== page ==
2. The scale is not the same. In the past, 1 million of anything was considered a large number and meant you were a success. Today anything with that number hardly gets a mention, as it takes at least 10 million streams or views to get a label or manager’s attention. 50 million is only a minor hit, while a major hit is in the hundreds of millions.

3. There will be fewer digital distributors in the future. It’s an expensive business to get into and maintain, so in the near future there will be a shakeout that will leave far fewer digital competitors. Don’t be shocked when you wake up one day to find a few gone.

4. It’s all about what you can do for other people. Promoters, agents, and club owners are dying to book you if they know you’ll make them money. Record labels are dying to sign you if you have have an audience they can sell to. Managers will want to sign you if you have a line around the block waiting to see you. If you can’t do any of the above, your chances of success decrease substantially.

5. Money often comes late. It may not seem like it, but success is slow. You grow your audience one fan at a time. The longer it takes, the more likely you’ll have a long career. An overnight sensation usually means you’ll also be forgotten overnight. This is one thing that hasn’t changed much through the years.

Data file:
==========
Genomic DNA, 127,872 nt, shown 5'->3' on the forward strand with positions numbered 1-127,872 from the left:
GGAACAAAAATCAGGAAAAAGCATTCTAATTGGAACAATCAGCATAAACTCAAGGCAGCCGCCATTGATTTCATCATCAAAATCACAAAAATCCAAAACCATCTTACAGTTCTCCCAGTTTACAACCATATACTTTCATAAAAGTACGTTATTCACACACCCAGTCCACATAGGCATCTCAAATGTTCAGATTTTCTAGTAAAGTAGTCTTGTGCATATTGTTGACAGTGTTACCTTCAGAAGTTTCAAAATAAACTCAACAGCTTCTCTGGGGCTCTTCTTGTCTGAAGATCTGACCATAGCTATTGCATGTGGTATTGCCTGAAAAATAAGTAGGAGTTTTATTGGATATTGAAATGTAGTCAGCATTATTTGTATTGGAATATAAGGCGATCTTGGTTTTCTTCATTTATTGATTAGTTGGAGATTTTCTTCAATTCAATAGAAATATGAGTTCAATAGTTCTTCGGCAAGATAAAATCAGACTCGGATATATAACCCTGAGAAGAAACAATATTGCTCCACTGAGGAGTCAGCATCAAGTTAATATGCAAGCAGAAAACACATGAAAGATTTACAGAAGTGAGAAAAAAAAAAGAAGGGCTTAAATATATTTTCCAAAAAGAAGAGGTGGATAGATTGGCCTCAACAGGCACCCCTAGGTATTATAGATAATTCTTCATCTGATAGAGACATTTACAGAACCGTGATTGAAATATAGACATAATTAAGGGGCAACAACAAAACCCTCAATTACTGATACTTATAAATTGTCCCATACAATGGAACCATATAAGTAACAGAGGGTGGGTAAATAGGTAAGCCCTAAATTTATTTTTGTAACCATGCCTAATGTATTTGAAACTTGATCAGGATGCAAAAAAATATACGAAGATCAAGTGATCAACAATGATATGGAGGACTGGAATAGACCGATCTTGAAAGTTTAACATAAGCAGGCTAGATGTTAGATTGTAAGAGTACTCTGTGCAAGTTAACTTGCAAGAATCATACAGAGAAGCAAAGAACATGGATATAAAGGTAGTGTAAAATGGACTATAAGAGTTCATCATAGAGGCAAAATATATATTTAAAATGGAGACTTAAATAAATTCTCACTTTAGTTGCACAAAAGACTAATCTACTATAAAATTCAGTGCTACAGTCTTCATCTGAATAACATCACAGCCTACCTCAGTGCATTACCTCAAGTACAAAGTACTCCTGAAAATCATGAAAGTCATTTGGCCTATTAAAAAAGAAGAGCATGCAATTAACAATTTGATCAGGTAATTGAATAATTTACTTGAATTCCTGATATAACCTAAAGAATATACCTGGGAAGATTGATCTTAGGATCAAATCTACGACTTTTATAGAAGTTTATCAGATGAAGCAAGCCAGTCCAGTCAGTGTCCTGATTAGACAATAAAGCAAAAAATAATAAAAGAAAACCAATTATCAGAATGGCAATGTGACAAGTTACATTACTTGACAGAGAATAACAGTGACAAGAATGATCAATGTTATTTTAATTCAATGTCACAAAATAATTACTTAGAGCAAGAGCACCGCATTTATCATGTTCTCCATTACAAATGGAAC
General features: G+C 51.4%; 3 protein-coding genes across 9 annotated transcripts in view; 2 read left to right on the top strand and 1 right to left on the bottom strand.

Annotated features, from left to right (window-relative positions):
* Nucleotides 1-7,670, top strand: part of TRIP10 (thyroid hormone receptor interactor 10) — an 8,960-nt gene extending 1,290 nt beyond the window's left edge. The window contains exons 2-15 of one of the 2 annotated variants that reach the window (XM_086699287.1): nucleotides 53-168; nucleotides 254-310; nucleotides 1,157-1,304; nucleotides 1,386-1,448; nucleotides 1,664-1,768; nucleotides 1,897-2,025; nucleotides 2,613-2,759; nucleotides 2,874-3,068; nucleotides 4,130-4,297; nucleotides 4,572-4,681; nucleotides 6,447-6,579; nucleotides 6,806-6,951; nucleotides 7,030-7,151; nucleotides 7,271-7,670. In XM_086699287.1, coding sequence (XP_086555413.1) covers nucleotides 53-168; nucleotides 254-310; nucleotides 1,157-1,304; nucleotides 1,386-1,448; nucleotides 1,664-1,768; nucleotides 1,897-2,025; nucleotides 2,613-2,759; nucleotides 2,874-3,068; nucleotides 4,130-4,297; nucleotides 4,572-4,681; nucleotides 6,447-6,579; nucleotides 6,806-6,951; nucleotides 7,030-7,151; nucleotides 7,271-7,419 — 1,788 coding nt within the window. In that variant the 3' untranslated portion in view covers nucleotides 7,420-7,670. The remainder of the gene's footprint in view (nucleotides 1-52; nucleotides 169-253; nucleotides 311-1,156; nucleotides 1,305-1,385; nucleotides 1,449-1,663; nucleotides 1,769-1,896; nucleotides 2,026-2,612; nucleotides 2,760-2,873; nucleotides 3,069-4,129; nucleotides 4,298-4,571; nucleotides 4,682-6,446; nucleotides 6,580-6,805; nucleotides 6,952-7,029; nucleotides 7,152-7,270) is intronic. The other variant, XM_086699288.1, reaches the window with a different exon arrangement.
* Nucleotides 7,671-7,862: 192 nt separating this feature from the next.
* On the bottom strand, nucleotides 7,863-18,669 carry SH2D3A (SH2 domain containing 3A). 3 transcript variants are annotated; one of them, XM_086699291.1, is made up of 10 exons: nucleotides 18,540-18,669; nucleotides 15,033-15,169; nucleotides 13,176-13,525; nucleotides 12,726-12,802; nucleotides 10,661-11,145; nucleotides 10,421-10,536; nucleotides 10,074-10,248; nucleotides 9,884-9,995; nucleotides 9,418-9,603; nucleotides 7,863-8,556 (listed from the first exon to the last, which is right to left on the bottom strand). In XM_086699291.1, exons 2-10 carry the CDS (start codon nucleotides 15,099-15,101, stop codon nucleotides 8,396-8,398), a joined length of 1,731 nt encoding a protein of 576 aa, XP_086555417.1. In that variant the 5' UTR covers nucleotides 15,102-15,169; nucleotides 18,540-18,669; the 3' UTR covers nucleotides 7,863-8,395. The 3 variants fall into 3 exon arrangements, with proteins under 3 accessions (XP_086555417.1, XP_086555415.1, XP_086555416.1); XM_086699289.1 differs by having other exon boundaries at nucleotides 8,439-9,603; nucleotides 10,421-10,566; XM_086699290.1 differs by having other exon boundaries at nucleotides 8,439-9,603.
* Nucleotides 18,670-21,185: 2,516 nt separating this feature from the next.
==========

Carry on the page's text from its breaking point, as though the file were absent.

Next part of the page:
Three Ways To Determine Songwriting Credits.

ManageMental Episode 101: Industry Predictions for 2019 Part 2

Hypebot article "10 Music Industry Predictions For 2019" by Bobby Owsinski of Music 3.0.

Predictions can be a tricky thing, but if we look at the trends in the music business over the last year we can see where things might be going. Here are 5 more predictions for how the industry will fare in 2019.

1. Streaming Services Remain Unprofitable. Almost all dedicated streaming services are very good at what they do except for one thing – making money. Choked by the weight of label licensing deals, these platforms struggle to find a way to become profitable, leading to a major market consolidation that begins in the new year.

2. Article 13 Brings YouTube Chaos. Be careful what you wish for, major labels, as YouTube is plunged into chaos following the passage of EU Article 13, which holds streaming platforms responsible for the files that their users upload. With YouTube (and other streaming platforms) having to purge so many videos, artists and labels take a big hit in revenue, but even worse, in exposure as well.

3. Artists Use Social Media For Promo Less. Many artists have relied on social media as a method of both growing and engaging their fan bases, but that changes in 2019 as the only way to large-scale engagement comes from paid promotion on the various social platforms. Many artists drop off because of principle – even more because of the cost. Instagram carries the load, at least for a while until it focuses more on revenue that users.